I will be presenting at the ORCID Meeting in Boston next week (Wednesday May 18th). If you are interested in attending in person or virtually, please register here . The meeting is co-sponsored by the Harvard Office for Scholarly Communication, and the Harvard Institute for Quantitative Social Science, and the Harvard Office of the Provost.
Date and Time
May 18th, 2011
9:00 AM through 5:00 PM
Tsai Auditorium, CGIS Building
1730 Cambridge St.
Cambridge, MA 02138
Those unable to attend in person can follow via the live webcast from 9 AM to 5 PM at with broadcast audio and viewing of the presentation slides.
9:10 Howard Ratner, Organization Update
9:30 Amy Brand, Business Working Group
9:50 Brian Wilson, Technical Working Group
10:10 Martin Fenner, Outreach Working Group
10:30 Coffee Break
11:00 Howard Ratner, Discussion ORCID Organization
11:30 Ferdi Alimadhi, Harvard University and OpenScholar
12:00 Lisa Schiff, California Digital Library (CDL)
12:30 Gregg Gordon, SSRN
2:00 James Robert Griffin III and Thomas Krichel, Open Library Society
2:30 Micah Altman, Harvard and Dataverse
3:00 Todd Vision, NESCent and Dryad
3:45 Tony Williams, ChemSpider and Royal Society of Chemistry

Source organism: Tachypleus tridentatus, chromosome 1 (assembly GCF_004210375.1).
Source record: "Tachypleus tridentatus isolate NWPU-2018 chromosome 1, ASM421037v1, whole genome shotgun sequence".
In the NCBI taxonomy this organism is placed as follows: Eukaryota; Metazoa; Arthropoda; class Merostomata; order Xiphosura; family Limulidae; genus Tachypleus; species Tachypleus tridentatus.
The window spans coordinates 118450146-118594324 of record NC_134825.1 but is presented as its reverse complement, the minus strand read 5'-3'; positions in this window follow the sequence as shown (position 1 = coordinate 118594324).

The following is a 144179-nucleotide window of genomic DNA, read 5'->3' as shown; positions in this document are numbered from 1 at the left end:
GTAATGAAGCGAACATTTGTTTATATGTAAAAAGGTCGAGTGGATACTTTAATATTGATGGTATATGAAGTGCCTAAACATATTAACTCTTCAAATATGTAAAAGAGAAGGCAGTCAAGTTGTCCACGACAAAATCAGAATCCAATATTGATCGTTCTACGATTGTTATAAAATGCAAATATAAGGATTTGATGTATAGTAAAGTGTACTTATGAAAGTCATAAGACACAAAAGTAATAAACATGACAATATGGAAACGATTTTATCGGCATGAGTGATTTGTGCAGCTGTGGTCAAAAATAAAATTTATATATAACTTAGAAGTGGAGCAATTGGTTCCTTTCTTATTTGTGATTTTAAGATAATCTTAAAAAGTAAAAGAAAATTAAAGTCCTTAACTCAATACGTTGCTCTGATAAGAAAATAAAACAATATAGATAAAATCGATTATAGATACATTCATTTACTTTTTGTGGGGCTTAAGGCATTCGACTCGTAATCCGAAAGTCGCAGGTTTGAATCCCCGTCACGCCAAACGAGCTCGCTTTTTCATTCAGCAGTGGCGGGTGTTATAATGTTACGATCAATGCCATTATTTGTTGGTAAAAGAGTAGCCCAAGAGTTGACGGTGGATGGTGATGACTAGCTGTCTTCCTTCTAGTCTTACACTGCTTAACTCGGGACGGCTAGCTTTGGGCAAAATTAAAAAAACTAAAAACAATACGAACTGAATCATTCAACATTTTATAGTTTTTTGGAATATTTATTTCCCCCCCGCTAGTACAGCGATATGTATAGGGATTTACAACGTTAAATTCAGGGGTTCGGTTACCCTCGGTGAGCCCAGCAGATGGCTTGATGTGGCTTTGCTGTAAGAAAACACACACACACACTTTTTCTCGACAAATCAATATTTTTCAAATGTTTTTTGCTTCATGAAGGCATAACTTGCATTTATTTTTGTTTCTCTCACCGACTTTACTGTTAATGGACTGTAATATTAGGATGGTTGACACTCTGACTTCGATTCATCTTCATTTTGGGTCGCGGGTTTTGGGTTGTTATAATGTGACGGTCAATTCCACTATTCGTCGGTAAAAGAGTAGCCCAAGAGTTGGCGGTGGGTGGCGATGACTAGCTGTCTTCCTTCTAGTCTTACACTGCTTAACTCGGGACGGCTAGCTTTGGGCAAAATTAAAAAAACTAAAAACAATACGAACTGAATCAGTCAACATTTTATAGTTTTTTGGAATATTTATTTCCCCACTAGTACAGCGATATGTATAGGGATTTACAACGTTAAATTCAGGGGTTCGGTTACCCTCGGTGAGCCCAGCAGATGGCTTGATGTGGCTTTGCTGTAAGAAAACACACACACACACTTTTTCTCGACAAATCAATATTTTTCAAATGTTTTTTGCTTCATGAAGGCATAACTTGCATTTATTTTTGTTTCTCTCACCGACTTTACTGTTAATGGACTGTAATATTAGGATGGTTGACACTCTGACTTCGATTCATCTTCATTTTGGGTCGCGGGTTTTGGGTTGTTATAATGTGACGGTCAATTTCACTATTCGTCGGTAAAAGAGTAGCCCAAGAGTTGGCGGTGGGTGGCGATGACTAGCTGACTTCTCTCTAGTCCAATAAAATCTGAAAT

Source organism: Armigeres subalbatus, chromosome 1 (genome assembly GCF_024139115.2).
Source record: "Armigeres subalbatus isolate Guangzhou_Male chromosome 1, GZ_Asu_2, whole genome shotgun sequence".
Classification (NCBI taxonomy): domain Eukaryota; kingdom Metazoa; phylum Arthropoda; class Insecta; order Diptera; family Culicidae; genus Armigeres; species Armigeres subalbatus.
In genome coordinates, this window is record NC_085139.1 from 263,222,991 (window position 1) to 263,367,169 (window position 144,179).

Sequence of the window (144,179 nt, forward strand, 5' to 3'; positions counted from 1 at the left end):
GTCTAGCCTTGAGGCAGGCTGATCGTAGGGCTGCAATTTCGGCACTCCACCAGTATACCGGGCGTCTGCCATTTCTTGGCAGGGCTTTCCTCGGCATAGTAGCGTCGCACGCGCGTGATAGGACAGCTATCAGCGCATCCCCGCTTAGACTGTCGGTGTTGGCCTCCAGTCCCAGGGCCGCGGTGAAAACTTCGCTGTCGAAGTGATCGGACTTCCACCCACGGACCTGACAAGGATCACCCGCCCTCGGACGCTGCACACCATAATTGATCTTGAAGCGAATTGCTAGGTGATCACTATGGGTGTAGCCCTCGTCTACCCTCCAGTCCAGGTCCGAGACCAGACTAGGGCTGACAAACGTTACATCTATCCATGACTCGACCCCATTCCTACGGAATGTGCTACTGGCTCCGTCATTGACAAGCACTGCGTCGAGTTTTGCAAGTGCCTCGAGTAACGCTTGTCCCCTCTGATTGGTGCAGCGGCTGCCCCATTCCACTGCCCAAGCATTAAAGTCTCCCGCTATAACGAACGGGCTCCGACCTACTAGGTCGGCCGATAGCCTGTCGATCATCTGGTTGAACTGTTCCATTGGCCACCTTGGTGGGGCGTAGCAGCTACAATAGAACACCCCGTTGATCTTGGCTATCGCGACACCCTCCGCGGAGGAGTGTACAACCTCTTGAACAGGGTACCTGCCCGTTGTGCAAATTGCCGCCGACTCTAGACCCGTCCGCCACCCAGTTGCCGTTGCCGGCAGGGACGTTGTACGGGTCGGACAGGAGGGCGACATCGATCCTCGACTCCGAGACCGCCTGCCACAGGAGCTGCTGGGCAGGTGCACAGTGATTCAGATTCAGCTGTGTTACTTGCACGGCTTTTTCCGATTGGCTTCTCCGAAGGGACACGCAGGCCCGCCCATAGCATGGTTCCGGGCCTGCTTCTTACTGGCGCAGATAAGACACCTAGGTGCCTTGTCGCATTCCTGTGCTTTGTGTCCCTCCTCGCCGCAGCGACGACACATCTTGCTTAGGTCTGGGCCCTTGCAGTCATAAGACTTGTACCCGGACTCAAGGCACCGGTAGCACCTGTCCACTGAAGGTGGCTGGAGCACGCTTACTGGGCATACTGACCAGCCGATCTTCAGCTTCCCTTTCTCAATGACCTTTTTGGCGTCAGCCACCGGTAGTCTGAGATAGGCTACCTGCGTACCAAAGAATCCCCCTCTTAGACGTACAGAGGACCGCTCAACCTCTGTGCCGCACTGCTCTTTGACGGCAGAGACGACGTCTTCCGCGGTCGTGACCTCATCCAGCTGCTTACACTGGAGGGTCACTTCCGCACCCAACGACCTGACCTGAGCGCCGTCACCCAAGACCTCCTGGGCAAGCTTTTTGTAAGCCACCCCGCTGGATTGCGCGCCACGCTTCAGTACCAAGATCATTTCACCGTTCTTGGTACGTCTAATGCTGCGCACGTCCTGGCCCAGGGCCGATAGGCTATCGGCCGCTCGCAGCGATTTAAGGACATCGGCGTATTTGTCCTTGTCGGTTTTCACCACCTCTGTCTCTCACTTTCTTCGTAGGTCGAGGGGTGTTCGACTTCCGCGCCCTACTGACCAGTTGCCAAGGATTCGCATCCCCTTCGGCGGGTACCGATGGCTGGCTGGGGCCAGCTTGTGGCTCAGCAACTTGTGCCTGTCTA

4:15 Gudmundur Thorisson, Leicester University
4:45 Martin Fenner, Discussion Data Citation and ORCID
5:00 Howard Ratner, Closing Remarks
The abstract for my talk is as follows:
ChemSpider is one of the world’s primary internet resources for chemists and is a crowdsourcing environment where users can deposit, annotate and validate data. What Wikipedia is to encyclopedic articles ChemSpider intends to be for chemistry-related data. Since scientists contribute their time, data and expertise to enhance the content and quality of the database we intend to develop a rewards and recognition system. Ultimately measures of contribution should feed an alternative metrics platform for community recognition. A researcher identifier, such as that encouraged by ORCID, would underpin this work. This talk will provide examples of ChemSpider contribution and how ORCID would be used.